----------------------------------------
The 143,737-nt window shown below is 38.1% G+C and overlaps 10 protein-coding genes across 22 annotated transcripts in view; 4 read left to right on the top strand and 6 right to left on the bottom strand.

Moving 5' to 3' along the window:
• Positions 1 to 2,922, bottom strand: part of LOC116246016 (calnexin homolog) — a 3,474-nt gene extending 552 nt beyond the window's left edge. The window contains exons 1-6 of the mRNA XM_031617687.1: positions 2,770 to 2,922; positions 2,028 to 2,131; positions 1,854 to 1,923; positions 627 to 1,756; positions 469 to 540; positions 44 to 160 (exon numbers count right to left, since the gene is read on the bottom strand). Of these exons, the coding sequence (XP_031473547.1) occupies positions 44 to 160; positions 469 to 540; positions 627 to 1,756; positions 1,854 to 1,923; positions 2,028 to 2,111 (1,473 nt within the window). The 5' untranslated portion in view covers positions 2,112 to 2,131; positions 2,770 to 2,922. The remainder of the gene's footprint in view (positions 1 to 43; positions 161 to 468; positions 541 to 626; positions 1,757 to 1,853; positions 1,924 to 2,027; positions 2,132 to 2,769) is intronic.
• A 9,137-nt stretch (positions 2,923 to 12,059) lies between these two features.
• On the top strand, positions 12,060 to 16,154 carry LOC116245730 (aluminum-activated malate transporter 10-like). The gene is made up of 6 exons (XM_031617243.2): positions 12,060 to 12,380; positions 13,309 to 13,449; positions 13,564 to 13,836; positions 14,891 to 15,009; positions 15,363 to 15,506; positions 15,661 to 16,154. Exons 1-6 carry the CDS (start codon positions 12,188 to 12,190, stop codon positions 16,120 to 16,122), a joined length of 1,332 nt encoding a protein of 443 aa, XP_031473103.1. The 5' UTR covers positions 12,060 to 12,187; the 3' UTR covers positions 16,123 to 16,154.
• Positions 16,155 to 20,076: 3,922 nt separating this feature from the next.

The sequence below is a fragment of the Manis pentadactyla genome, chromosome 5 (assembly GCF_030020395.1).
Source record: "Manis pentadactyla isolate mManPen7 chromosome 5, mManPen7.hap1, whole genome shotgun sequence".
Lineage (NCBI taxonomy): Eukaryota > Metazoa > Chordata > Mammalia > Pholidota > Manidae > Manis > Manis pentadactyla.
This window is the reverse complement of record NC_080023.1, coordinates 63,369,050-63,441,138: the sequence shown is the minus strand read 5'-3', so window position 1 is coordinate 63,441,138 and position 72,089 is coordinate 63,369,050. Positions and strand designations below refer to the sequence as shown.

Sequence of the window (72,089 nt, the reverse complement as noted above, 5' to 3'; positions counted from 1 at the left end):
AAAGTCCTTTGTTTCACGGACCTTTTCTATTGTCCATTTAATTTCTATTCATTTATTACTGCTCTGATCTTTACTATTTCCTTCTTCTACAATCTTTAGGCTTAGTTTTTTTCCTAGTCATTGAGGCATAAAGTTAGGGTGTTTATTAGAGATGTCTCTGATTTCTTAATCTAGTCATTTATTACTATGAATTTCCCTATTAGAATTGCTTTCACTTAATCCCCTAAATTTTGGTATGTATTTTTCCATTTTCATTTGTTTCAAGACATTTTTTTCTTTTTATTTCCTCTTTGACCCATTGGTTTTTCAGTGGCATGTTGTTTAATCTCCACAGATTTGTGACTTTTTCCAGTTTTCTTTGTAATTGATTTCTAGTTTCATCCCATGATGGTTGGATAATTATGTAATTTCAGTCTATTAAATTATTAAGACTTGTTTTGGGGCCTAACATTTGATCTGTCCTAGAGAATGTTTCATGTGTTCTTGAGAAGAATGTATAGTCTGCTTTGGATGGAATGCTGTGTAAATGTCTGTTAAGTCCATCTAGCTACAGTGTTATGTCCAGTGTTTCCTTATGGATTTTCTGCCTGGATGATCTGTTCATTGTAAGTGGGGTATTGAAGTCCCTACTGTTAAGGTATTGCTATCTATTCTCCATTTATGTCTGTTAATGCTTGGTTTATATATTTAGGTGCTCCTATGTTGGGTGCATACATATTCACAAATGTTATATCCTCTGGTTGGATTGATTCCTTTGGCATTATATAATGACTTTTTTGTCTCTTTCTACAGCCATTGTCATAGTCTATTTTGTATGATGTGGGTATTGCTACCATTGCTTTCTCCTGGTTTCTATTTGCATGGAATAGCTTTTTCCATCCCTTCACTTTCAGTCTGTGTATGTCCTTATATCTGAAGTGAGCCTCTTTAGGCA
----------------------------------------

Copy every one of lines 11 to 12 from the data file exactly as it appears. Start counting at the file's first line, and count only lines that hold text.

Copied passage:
Sequence of the window (72,089 nt, the reverse complement as noted above, 5' to 3'; positions counted from 1 at the left end):
AAAGTCCTTTGTTTCACGGACCTTTTCTATTGTCCATTTAATTTCTATTCATTTATTACTGCTCTGATCTTTACTATTTCCTTCTTCTACAATCTTTAGGCTTAGTTTTTTTCCTAGTCATTGAGGCATAAAGTTAGGGTGTTTATTAGAGATGTCTCTGATTTCTTAATCTAGTCATTTATTACTATGAATTTCCCTATTAGAATTGCTTTCACTTAATCCCCTAAATTTTGGTATGTATTTTTCCATTTTCATTTGTTTCAAGACATTTTTTTCTTTTTATTTCCTCTTTGACCCATTGGTTTTTCAGTGGCATGTTGTTTAATCTCCACAGATTTGTGACTTTTTCCAGTTTTCTTTGTAATTGATTTCTAGTTTCATCCCATGATGGTTGGATAATTATGTAATTTCAGTCTATTAAATTATTAAGACTTGTTTTGGGGCCTAACATTTGATCTGTCCTAGAGAATGTTTCATGTGTTCTTGAGAAGAATGTATAGTCTGCTTTGGATGGAATGCTGTGTAAATGTCTGTTAAGTCCATCTAGCTACAGTGTTATGTCCAGTGTTTCCTTATGGATTTTCTGCCTGGATGATCTGTTCATTGTAAGTGGGGTATTGAAGTCCCTACTGTTAAGGTATTGCTATCTATTCTCCATTTATGTCTGTTAATGCTTGGTTTATATATTTAGGTGCTCCTATGTTGGGTGCATACATATTCACAAATGTTATATCCTCTGGTTGGATTGATTCCTTTGGCATTATATAATGACTTTTTTGTCTCTTTCTACAGCCATTGTCATAGTCTATTTTGTATGATGTGGGTATTGCTACCATTGCTTTCTCCTGGTTTCTATTTGCATGGAATAGCTTTTTCCATCCCTTCACTTTCAGTCTGTGTATGTCCTTATATCTGAAGTGAGCCTCTTTAGGCA